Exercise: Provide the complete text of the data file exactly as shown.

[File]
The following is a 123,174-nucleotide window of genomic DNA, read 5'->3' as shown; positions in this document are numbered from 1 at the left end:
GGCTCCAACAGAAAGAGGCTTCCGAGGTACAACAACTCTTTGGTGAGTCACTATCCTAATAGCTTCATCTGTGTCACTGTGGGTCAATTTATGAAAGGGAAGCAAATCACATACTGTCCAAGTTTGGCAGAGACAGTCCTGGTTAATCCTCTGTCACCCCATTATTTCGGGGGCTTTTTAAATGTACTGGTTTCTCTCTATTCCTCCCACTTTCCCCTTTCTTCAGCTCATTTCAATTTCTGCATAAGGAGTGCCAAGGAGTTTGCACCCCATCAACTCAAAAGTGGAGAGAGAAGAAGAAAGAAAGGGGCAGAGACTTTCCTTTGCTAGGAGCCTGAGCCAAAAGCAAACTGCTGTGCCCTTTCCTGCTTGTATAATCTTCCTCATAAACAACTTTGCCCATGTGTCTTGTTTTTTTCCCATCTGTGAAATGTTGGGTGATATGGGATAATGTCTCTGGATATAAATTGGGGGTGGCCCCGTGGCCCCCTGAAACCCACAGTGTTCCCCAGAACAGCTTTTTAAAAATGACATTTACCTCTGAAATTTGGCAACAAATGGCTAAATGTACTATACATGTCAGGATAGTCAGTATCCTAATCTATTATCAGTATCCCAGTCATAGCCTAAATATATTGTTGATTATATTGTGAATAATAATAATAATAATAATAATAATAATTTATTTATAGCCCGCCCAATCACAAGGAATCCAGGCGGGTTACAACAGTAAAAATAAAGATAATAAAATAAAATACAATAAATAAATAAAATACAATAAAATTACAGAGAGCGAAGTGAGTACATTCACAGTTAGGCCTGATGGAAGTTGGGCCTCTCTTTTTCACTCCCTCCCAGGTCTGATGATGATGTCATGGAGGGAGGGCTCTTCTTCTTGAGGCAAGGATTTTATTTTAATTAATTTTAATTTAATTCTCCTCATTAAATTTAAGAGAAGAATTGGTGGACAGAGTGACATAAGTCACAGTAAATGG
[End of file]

The following is a 123,174-nucleotide window of genomic DNA, read 5'->3' as shown; positions in this document are numbered from 1 at the left end:
GGCTCCAACAGAAAGAGGCTTCCGAGGTACAACAACTCTTTGGTGAGTCACTATCCTAATAGCTTCATCTGTGTCACTGTGGGTCAATTTATGAAAGGGAAGCAAATCACATACTGTCCAAGTTTGGCAGAGACAGTCCTGGTTAATCCTCTGTCACCCCATTATTTCGGGGGCTTTTTAAATGTACTGGTTTCTCTCTATTCCTCCCACTTTCCCCTTTCTTCAGCTCATTTCAATTTCTGCATAAGGAGTGCCAAGGAGTTTGCACCCCATCAACTCAAAAGTGGAGAGAGAAGAAGAAAGAAAGGGGCAGAGACTTTCCTTTGCTAGGAGCCTGAGCCAAAAGCAAACTGCTGTGCCCTTTCCTGCTTGTATAATCTTCCTCATAAACAACTTTGCCCATGTGTCTTGTTTTTTTCCCATCTGTGAAATGTTGGGTGATATGGGATAATGTCTCTGGATATAAATTGGGGGTGGCCCCGTGGCCCCCTGAAACCCACAGTGTTCCCCAGAACAGCTTTTTAAAAATGACATTTACCTCTGAAATTTGGCAACAAATGGCTAAATGTACTATACATGTCAGGATAGTCAGTATCCTAATCTATTATCAGTATCCCAGTCATAGCCTAAATATATTGTTGATTATATTGTGAATAATAATAATAATAATAATAATAATAATTTATTTATAGCCCGCCCAATCACAAGGAATCCAGGCGGGTTACAACAGTAAAAATAAAGATAATAAAATAAAATACAATAAATAAATAAAATACAATAAAATTACAGAGAGCGAAGTGAGTACATTCACAGTTAGGCCTGATGGAAGTTGGGCCTCTCTTTTTCACTCCCTCCCAGGTCTGATGATGATGTCATGGAGGGAGGGCTCTTCTTCTTGAGGCAAGGATTTTATTTTAATTAATTTTAATTTAATTCTCCTCATTAAATTTAAGAGAAGAATTGGTGGACAGAGTGACATAAGTCACAGTAAATGG